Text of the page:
War of the Rebellion: Serial 044 Page 0815 Chapter XXXIX. CONFEDERATE EXPEDITION TO BEVERLY, W. VA.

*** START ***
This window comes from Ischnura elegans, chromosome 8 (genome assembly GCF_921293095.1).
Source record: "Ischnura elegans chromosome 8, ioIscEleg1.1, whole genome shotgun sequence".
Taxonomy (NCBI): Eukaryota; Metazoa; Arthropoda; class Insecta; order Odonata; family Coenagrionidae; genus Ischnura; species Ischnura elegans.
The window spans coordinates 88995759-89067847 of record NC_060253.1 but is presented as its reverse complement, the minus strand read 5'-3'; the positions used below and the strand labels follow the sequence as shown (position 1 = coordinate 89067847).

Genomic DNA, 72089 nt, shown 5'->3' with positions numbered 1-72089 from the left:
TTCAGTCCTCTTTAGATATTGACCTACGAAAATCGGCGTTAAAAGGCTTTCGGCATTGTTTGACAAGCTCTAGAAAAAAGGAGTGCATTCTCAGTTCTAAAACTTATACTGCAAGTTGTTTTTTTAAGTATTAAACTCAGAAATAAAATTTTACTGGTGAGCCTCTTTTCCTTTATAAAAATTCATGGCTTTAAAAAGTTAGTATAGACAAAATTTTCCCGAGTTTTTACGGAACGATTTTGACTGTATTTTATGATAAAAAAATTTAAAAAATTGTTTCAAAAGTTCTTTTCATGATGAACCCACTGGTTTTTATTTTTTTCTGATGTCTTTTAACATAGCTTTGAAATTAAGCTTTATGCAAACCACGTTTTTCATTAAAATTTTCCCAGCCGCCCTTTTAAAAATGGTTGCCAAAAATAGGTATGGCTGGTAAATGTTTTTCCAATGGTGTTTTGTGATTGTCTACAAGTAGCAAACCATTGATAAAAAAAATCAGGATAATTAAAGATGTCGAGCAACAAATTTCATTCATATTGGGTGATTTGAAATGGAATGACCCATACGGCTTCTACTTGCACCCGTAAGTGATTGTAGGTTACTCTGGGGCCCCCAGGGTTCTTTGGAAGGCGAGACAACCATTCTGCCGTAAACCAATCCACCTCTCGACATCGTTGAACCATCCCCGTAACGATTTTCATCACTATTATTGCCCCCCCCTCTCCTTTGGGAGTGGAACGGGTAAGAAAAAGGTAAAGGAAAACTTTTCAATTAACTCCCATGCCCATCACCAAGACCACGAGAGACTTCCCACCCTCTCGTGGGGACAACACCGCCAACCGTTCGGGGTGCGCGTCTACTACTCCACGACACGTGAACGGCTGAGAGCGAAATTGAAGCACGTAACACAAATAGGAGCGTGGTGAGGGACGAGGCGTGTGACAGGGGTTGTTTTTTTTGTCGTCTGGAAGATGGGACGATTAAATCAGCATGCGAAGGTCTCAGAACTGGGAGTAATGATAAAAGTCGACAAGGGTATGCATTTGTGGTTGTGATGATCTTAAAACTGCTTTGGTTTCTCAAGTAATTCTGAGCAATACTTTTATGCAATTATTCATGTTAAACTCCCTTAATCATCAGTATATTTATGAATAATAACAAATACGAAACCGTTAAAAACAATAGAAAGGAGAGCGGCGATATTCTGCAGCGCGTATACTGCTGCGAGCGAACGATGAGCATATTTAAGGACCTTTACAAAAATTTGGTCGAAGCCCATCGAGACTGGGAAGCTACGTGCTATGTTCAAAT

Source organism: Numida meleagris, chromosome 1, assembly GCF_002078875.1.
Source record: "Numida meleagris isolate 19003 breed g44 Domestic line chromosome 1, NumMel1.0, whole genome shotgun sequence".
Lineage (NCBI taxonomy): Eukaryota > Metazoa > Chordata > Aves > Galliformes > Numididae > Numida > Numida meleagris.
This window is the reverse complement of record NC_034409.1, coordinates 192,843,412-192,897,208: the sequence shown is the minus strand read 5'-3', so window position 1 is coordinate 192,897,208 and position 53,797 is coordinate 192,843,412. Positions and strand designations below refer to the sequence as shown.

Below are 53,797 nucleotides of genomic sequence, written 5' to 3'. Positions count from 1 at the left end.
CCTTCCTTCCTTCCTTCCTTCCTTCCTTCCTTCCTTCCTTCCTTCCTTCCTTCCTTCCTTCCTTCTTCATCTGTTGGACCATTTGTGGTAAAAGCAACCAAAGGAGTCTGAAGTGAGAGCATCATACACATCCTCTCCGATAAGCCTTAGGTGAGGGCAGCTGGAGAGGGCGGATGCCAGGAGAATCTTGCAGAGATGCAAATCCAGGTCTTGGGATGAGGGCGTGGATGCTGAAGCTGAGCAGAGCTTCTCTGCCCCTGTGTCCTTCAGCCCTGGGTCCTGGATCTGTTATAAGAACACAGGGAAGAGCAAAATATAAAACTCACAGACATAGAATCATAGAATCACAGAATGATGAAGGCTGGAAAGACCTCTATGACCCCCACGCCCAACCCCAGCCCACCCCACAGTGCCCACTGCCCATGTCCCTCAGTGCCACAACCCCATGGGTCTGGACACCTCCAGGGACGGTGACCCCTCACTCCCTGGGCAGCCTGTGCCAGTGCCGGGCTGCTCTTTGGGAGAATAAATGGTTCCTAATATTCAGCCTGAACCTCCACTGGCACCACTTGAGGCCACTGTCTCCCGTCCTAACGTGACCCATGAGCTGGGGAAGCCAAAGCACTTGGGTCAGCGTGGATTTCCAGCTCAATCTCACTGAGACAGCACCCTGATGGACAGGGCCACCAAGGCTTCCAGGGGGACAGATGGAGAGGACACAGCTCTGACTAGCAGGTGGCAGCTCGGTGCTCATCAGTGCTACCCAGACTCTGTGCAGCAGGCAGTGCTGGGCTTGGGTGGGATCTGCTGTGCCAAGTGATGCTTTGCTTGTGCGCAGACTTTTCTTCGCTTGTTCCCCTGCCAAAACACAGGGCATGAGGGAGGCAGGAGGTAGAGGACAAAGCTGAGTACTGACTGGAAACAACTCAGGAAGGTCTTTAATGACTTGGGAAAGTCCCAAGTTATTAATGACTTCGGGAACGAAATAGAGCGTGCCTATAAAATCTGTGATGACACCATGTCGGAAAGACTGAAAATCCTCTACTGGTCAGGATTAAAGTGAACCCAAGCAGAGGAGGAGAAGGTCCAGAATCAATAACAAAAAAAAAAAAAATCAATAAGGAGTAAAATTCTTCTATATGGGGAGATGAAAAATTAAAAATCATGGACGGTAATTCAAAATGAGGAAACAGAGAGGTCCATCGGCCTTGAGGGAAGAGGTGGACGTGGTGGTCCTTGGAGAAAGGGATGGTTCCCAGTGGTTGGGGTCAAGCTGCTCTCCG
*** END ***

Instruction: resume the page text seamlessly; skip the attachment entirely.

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Marshall had made the movement indicated, and also dispatched to you. I intended to move to the Earl Hill after sunset. Why I did not bring on an action, you know. At 7. 30 o'clock I received your dispatch, ordering me to take position above Harper's, which I reached by the back road at 11. 30, p. m. On the morning of the 3rd instant, I moved at 6. 45 o'clock, being compelled to delay longer than I had intended, in order to find the command; and at this point I had to leave about 30 men, who were unable to march. These I ordered up to Henry Harper's, to be used in case I should need them. I moved forward, sending my cavalry ahead to scout the road, and detaching an advance guard from Captain [G.] Downs, company, which I laced under the command of Lieutenant [J. W.] Morgan. In this manner I was enabled to reach the point indicated by you much sooner than I could otherwise have done, and as your order to me was imperative, I did not hesitate to move in this manner; and, indeed, I consider it as safe as any I could have adopted on such ground. On reaching Daniel's farm, at the top of the hill, on this side of Files Creek, and where these is a road leading to the Earl Hill, I detached Captain [J. W.] Young, with his cavalry, to scout the roads, and ordered Captain Burns forward to reconnoiter the position I had occupied on the previous evening, and moved my infantry forward in supporting distance in case he was attacked. On consultation with Lieutenant Wamsley (and you had requested me to give his opinions due consideration), I agreed to move my infantry to nearly their old position, which I would not have done if I had not taken his advice, but would have placed them on the right, in a woodland. As you had dispatched to me that you were "about to dismount Spriggs' command, and send them in the rear or flank of the enemy, " and added, "You may come up with him, or he with you, " I directed scouts to be sent toward Earl Hill, supposing he might come up from that point. As there was but a small skirt of woods, and part of that cut away, I deemed it safe to send but the cavalry forward, afterward moving up the infantry, and resting in place, preparatory to moving forward in line of battle, the ground having been passed over by Captain Burns. Your artillery had now (8. 45 a. m.) nearly ceased playing, and no firing of small-arms being heard, I wrote a dispatch to Captain Young, directing him to scout fully the road in the direction of Earl Hill, and was on the point of sending one to you, informing you where I was, &c., when I was fired on by the enemy in ambush, the first fire, a single shot, striking my horse. I immediately ordered the men to fall in, and on that order being given, the fire became general along the enemy's line, which I then discovered to be an extended one, and at some 40 or 50 yards distance, excepting on the right flank - now left, as we formed for action faced to the rear. This fire at first produced some excitement along the line, and produced a little wavering, which pervaded the action till nearly its close. A simultaneous movement was immediately ordered of the whole line, and the battalion now rushed forward with deafening cheers on the position of the enemy on our immediate front, giving him a raking fire, which we were enabled to do before he could reload. A few, however, had either reserved their fire or had gotten their arms reloaded, and gave us one fire, though scattering, at which time Lieutenant